Audio Quality

[Rating:4.5/5]

As with the other performances in this series, the DTS-HD Master Audio soundtrack gives an excellent sense of space. Surround effects are minimal and the audience is very well behaved. The orchestral presentation is up front and well spread across the front speakers. The absence of a subwoofer channel aids the bass clarity significantly and should be considered in more orchestral recordings. The soloists and chorus in the 9th Symphony are clearly recorded. Of the vocal quartet, the star is Polish tenor Beczala whose clarion voice soars over the proceedings. The others singers are at least adequate colleagues, with contralto Fujimara being somewhat on the lightweight side both literally and figuratively. Maestro Thielemann understands the chamber music elements in all of these pieces and through careful modulation allows the individual inner orchestral voices to be heard most distinctly. His touch adds intimacy to these otherwise larger than life works and brings listeners closer to hearing Beethoven’s original  intentions.

Supplemental Materials

[Rating:5/5]

There is nearly three hours of informative commentary provided by maestro Thielemann and Joachim Kaiser, a world-renowned music authority. For those less familiar with this music, it is illuminating to hear their take on these Beethoven masterpieces.  I only wish more classical Blu-rays would provide this kind of extra material.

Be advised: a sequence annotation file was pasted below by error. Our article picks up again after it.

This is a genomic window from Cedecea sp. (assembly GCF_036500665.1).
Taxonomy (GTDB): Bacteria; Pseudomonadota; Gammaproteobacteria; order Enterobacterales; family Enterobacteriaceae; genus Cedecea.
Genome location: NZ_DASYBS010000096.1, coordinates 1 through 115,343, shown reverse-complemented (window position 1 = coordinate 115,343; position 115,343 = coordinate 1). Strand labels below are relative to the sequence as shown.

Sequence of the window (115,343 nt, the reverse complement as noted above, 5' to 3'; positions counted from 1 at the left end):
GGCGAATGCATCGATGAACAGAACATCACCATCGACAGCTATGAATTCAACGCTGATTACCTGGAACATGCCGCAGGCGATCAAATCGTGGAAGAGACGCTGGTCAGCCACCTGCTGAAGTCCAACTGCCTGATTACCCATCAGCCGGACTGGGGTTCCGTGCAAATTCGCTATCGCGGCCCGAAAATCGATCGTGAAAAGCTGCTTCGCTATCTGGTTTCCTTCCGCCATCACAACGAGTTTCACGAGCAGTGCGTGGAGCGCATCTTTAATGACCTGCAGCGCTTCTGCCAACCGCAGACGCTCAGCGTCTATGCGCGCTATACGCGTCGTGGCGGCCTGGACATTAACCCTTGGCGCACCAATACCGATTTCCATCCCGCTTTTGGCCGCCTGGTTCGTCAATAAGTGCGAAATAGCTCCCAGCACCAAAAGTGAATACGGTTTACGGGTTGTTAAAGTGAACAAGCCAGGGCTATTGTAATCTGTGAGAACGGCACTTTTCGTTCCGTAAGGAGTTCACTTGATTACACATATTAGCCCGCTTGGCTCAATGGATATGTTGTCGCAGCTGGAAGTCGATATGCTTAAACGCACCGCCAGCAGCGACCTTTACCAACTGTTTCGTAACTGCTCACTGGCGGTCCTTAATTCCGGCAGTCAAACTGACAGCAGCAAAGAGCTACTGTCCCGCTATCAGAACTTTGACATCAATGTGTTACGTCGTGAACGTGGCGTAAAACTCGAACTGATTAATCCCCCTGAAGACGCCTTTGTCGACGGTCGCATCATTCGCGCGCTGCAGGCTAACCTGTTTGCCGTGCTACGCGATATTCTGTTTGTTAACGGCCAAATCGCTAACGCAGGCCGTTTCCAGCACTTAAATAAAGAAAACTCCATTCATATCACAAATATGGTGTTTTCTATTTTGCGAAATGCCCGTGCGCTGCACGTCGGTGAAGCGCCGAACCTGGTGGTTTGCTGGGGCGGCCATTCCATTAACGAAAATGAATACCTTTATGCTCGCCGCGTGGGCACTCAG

The Definitive Word

Overall:

[Rating:5/5]

This Blu-ray disc concludes a truly magnificent set of Beethoven symphonies. The musicianship is top notch, as expected from Christian Thielemann and the Wiener Philharmoniker. It is fascinating to watch these performances in succession and track the continued development of Beethoven as composer. Five hours of music and commentary might seem like a lot but when you are dealing with music making of this quality and commentary this insightful, it is a small investment of your life. Beethoven’s symphonies are the bread and butter of a lot of European orchestras, but the Wiener Philharmoniker and Christian Thielemann perform at a caviar level. The soloists in the Choral Symphony may not be the best in the world, but their contribution to this work is commendable and, ultimately, pleasurable. The competition for video performances of the late Beethoven symphonies is stiff and includes legends like von Karajan and Bernstein, While there will always be debate about which cycle is the best, taken as a whole, this final trilogy from the greatest symphonic composer who ever lived is one to treasure and watch repeatedly, enhanced by added visual and sonic values of Blu-ray technology.

Additional Screen Captures

[amazon-product]B0047QRXZ8[/amazon-product]

Purchase Beethoven: Symphonies 7, 8 & 9 on Blu-ray at CD Universe

Shop for more Blu-ray titles at Amazon.com

Overall
[Rating:5/5]
The Performance
[Rating:5/5]
Video Quality
[Rating:4.5/5]
Audio Quality
[Rating:4.5/5]
Supplemental Materials
[Rating:5/5]